What happens to literature when text moves from page to screen? This online, team-taught course invites students of all majors and levels of technical expertise into a critically intensive, historically ranging, hands-on learning environment to explore how technology has transformed the way literary fiction is consumed, produced, and distributed in the digital age. Students will encounter a number of different media forms – including 20th and 21st century literature both “analog” and digital, hypertexts, games, and digital art – and engage with the various theories and methods used by digital humanists to study American literature and culture. Students will develop a significant digital research project by collaborating with classmates to produce a work of electronic literature, either by substantially modifying an existing hypertext or by translating an “analog” work into an interactive digital text using an open-source digital resource.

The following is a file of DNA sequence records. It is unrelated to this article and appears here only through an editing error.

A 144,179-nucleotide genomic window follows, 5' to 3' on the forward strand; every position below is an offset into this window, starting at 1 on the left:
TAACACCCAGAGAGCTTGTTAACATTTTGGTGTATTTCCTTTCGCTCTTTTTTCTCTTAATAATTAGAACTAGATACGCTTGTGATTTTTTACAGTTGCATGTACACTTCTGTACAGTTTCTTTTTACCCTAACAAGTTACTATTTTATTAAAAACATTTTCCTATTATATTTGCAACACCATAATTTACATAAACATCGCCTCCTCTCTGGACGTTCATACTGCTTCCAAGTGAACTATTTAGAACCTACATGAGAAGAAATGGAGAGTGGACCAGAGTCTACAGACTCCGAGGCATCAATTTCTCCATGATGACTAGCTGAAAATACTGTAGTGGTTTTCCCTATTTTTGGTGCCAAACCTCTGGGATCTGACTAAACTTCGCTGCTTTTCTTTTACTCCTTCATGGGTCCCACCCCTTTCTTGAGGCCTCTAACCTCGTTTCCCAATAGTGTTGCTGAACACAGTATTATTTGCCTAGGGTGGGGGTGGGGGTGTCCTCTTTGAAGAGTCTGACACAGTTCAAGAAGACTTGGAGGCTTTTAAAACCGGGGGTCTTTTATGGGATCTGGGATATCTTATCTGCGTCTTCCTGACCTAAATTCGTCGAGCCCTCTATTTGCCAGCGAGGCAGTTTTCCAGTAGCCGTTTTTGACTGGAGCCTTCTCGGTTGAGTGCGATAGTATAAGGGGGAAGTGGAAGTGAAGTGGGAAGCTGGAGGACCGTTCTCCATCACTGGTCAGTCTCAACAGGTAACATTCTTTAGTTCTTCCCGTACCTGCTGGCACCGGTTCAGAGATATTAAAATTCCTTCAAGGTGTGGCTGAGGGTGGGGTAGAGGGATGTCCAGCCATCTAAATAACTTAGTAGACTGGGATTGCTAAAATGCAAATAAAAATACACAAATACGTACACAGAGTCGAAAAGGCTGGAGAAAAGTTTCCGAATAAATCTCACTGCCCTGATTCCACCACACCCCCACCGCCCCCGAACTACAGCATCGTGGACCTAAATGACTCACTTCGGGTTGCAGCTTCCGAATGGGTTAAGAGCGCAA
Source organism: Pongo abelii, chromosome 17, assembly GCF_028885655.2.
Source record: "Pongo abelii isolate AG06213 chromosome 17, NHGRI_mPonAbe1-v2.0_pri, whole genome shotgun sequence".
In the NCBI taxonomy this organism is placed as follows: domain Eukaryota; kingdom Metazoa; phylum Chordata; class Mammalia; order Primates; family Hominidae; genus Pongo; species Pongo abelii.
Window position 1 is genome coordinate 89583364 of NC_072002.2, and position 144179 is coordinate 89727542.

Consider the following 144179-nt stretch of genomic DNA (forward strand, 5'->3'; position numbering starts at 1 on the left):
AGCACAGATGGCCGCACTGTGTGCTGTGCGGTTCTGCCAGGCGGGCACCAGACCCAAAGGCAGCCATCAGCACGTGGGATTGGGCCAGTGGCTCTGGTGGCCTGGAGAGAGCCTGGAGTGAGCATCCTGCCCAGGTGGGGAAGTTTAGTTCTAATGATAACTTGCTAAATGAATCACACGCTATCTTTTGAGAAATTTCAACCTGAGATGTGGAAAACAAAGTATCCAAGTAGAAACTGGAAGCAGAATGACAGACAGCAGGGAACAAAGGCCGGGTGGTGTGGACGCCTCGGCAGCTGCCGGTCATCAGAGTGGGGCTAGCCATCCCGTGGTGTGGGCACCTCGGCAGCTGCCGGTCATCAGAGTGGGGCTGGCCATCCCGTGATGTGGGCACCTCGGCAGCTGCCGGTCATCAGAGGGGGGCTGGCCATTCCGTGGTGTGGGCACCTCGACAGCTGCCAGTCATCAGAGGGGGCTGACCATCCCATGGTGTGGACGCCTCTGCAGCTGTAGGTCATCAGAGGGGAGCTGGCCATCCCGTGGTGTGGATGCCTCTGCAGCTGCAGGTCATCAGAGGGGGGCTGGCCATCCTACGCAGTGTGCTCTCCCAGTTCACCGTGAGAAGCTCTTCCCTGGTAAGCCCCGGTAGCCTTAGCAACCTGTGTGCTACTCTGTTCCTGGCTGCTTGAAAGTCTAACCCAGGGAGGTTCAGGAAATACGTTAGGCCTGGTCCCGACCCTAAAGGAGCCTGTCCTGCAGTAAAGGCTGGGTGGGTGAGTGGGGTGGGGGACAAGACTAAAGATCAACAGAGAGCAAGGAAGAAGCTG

Beyond providing English majors a contemporary American option for the post-1789 literature requirement, the course satisfies the major’s Theory and/or Rhetoric requirement and the Media, Folklore, and/or Culture requirement, and the Digital Humanities Minor.
Literary Theory/Criticism courses teach academic and rigorous media comprehension, the major modes and schools of criticism and theory, and theories and techniques of reasoning, rational discourse, and argumentation.
Theory/Rhetoric courses teach media theory, the major modes and schools of criticism and theory, and theories and techniques of reasoning, rational discourse, and argumentation.
Media, Folklore, and/or Culture courses focus on print and non-print media to explore culture and its processes of creative expression.